Jeb Bush will seek to recapture the Republican presidential primary race from Donald Trump on Tuesday with a hawkish speech echoing his brother’s foreign policy and attacking the Obama administration for leaving Iraq too soon.
“So eager to be the history-makers, they failed to be the peacemakers,” Bush is expected to tell the audience at the Ronald Reagan presidential library, in a twin swipe at the president and his first secretary of state, Hillary Clinton, that focuses heavily on the continued threat from radical Islamist terrorism.
In contrast to his first big foreign policy address in February, where the former Florida governor insisted “I am my own man”, he now appears to embrace the family legacy – even adapting the language of George W Bush to warn that Islamist extremism is a “focus of evil”.
“What we are facing in Isis and its ideology is, to borrow a phrase, the focus of evil in the modern world,” Jeb Bush will say, according to lengthy extracts released in advance by his campaign. “And civilized nations everywhere, especially those with power, have a duty to oppose and defeat this enemy.”
In a 2002 State of the Union address, his older brother warned that Iraq, Iran and North Korea “constitute an axis of evil”, seeking weapons of mass destruction to “threaten the peace of the world”.
Yet despite the much-publicised flaws in that assessment that led to the invasion of Iraq on a false pretext, many Republican leaders are once again warning that the risk of Iran obtaining nuclear weapons and supporting terrorism justifies a much more aggressive American foreign policy.
“The terrorists are possessed by the same violent ideology that gave us 9/11, and they are on the offensive and gaining ground,” Jeb Bush will say.
“It is not true, and was wishful thinking by the Administration to claim, that ‘the tide of war is receding’,” he adds. “The reality is that radical Islam has been spreading like a pandemic – across the Middle East, throughout Africa and to parts of Asia, even in the nations of the West, finding recruits in Europe and the United States.”
Only this May, the Bush 2016 campaign was struggling with how to approach the close association with the foreign policy of his brother and father’s administrations, both of which led invasions of Iraq.
Asked by Fox News presenter Megyn Kelly: “Knowing what we know now, would you have invaded Iraq in 2003?” Bush stumbled, first replying that he would have done so, then claiming he had “interpreted the question wrong” and “clearly there were mistakes”. Eventually, he conceded he would not have invaded, but he blasted the hypothetical question as doing a disservice to US troops.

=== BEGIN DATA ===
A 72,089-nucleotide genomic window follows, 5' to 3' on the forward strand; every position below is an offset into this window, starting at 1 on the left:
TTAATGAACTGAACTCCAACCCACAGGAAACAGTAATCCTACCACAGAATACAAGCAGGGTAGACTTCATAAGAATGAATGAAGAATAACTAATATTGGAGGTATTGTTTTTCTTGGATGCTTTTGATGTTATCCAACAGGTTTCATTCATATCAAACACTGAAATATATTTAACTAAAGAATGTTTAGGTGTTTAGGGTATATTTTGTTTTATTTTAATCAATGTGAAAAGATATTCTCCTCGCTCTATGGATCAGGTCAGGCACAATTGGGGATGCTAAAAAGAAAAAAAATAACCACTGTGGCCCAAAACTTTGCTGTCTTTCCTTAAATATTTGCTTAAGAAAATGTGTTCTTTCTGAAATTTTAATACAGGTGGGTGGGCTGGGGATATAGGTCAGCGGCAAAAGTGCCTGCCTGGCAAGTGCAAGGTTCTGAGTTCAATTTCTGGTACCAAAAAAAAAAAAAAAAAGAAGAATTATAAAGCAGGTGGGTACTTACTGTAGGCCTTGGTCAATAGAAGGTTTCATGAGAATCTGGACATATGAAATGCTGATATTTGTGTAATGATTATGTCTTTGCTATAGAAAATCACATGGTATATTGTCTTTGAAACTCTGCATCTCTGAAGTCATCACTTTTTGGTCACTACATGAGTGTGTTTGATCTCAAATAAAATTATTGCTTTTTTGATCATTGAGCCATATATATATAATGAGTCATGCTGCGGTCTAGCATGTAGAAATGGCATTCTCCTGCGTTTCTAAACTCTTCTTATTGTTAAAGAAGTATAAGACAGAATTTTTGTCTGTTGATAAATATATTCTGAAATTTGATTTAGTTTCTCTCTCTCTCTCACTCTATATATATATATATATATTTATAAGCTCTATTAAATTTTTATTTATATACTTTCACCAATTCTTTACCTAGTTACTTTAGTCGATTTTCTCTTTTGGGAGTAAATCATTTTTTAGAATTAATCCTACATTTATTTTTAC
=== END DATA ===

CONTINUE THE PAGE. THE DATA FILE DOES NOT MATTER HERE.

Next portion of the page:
But since then, Bush’s position as the dominant frontrunner has been eclipsed in the Republican primary race by the much less equivocal Donald Trump, who has surged ahead in opinion polls.
Though criticising Trump, reportedly calling him an “asshole” and “buffoon” in private comments denied by the campaign, Bush has kept a low profile during his controversial rise and risks losing the advantage bestowed on him by a record-breaking fundraising spree.
With Trump himself struggling to deal with tough questioning by Kelly, Bush’s period on the sidelines now appears to be over, however, judging by the language of Tuesday’s highly charged foreign policy address.
“Radical Islam is a threat we are entirely capable of overcoming, and I will be unyielding in that cause should I be elected President of the United States,” says Bush. “We should pursue the clear and unequivocal objective of throwing back the barbarians of Isis, and helping the millions in the region who want to live in peace.”
In particular, he questions the tactic of withdrawing US troops from the region, only to have to return them once Isis took hold.
“Why was the success of the surge followed by a withdrawal from Iraq, leaving not even the residual force that commanders and the joint chiefs knew was necessary?” says Bush. “That premature withdrawal was the fatal error, creating the void that Isis moved in to fill – and that Iran has exploited to the full as well.”
Though horrifying to liberals, the approach may prove a way of unifying Republican opposition to Obama’s peace overtures in Iraq, Iran and Cuba with a fresh line of attack on Hillary Clinton, whom Bush is most likely to face in 2016 if he wins his party’s presidential nomination.
“Where was Secretary of State Clinton in all of this? Like the president himself, she had opposed the surge … then joined in claiming credit for its success … then stood by as that hard-won victory by American and allied forces was thrown away,” he is due to say, claiming there was a “blind haste to get out and to call the tragic consequences somebody else’s problem”.
“In all her record-setting travels, she stopped by Iraq exactly once ... Who can seriously argue that America and our friends are safer today than in 2009, when the president and Secretary Clinton – the storied ‘team of rivals’ – took office?” adds Bush.
He also promises that if he becomes president he will reverse seven years of “dismantling our own military”.
Jeb Bush shares many of the same foreign advisers as both his brother and father – including key architects of the original Iraq strategy such as Paul Wolfowitz – but many Washington neo-cons have drifted toward the more hawkish campaign of Florida rival Marco Rubio in recent weeks.
With Tuesday’s speech, Bush will be seeking to recapture the family mantle and put its mistakes behind him.
“We can protect our people, put adversaries back in retreat, get things moving our way again, and win back the momentum for freedom’s cause,” he is due to conclude. “Rushing away from danger can be every bit as unwise as rushing into danger, and the costs have been grievous.”
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